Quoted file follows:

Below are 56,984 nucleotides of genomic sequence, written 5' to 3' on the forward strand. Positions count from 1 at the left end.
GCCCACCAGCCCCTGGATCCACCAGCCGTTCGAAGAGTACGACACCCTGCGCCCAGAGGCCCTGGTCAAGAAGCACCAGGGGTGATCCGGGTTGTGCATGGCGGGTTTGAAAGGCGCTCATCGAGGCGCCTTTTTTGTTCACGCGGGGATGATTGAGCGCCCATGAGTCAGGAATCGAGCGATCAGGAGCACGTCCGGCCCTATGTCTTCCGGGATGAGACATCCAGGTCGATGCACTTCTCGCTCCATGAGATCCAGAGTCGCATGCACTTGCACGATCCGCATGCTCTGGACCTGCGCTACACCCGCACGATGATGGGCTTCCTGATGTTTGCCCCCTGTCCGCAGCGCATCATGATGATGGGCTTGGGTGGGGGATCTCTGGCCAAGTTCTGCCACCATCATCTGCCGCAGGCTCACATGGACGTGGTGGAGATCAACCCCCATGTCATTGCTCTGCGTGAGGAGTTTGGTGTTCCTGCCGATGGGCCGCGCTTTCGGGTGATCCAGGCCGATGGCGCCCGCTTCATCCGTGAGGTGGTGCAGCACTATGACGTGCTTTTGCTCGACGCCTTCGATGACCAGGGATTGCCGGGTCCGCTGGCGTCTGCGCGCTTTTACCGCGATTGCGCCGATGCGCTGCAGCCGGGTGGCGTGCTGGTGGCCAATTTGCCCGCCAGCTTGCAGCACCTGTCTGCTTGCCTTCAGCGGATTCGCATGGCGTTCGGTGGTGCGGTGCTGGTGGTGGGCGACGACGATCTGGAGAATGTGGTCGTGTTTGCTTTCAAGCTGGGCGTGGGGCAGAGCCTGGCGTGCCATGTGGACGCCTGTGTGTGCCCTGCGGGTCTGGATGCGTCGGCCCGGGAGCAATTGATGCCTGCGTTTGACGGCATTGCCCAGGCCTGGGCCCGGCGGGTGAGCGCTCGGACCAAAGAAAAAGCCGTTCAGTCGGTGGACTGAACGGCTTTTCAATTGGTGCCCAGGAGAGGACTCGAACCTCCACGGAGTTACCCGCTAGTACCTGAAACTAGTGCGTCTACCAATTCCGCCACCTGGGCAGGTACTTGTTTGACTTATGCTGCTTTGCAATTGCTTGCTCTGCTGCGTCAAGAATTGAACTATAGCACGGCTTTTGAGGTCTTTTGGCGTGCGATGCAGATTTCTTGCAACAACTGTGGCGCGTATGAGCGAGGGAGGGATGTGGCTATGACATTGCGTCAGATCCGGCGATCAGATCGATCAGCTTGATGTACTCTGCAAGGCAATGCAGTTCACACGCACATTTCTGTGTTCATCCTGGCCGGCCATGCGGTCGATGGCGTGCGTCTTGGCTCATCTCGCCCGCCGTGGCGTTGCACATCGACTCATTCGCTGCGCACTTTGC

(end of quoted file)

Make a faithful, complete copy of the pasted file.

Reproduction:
Below are 56,984 nucleotides of genomic sequence, written 5' to 3' on the forward strand. Positions count from 1 at the left end.
GCCCACCAGCCCCTGGATCCACCAGCCGTTCGAAGAGTACGACACCCTGCGCCCAGAGGCCCTGGTCAAGAAGCACCAGGGGTGATCCGGGTTGTGCATGGCGGGTTTGAAAGGCGCTCATCGAGGCGCCTTTTTTGTTCACGCGGGGATGATTGAGCGCCCATGAGTCAGGAATCGAGCGATCAGGAGCACGTCCGGCCCTATGTCTTCCGGGATGAGACATCCAGGTCGATGCACTTCTCGCTCCATGAGATCCAGAGTCGCATGCACTTGCACGATCCGCATGCTCTGGACCTGCGCTACACCCGCACGATGATGGGCTTCCTGATGTTTGCCCCCTGTCCGCAGCGCATCATGATGATGGGCTTGGGTGGGGGATCTCTGGCCAAGTTCTGCCACCATCATCTGCCGCAGGCTCACATGGACGTGGTGGAGATCAACCCCCATGTCATTGCTCTGCGTGAGGAGTTTGGTGTTCCTGCCGATGGGCCGCGCTTTCGGGTGATCCAGGCCGATGGCGCCCGCTTCATCCGTGAGGTGGTGCAGCACTATGACGTGCTTTTGCTCGACGCCTTCGATGACCAGGGATTGCCGGGTCCGCTGGCGTCTGCGCGCTTTTACCGCGATTGCGCCGATGCGCTGCAGCCGGGTGGCGTGCTGGTGGCCAATTTGCCCGCCAGCTTGCAGCACCTGTCTGCTTGCCTTCAGCGGATTCGCATGGCGTTCGGTGGTGCGGTGCTGGTGGTGGGCGACGACGATCTGGAGAATGTGGTCGTGTTTGCTTTCAAGCTGGGCGTGGGGCAGAGCCTGGCGTGCCATGTGGACGCCTGTGTGTGCCCTGCGGGTCTGGATGCGTCGGCCCGGGAGCAATTGATGCCTGCGTTTGACGGCATTGCCCAGGCCTGGGCCCGGCGGGTGAGCGCTCGGACCAAAGAAAAAGCCGTTCAGTCGGTGGACTGAACGGCTTTTCAATTGGTGCCCAGGAGAGGACTCGAACCTCCACGGAGTTACCCGCTAGTACCTGAAACTAGTGCGTCTACCAATTCCGCCACCTGGGCAGGTACTTGTTTGACTTATGCTGCTTTGCAATTGCTTGCTCTGCTGCGTCAAGAATTGAACTATAGCACGGCTTTTGAGGTCTTTTGGCGTGCGATGCAGATTTCTTGCAACAACTGTGGCGCGTATGAGCGAGGGAGGGATGTGGCTATGACATTGCGTCAGATCCGGCGATCAGATCGATCAGCTTGATGTACTCTGCAAGGCAATGCAGTTCACACGCACATTTCTGTGTTCATCCTGGCCGGCCATGCGGTCGATGGCGTGCGTCTTGGCTCATCTCGCCCGCCGTGGCGTTGCACATCGACTCATTCGCTGCGCACTTTGC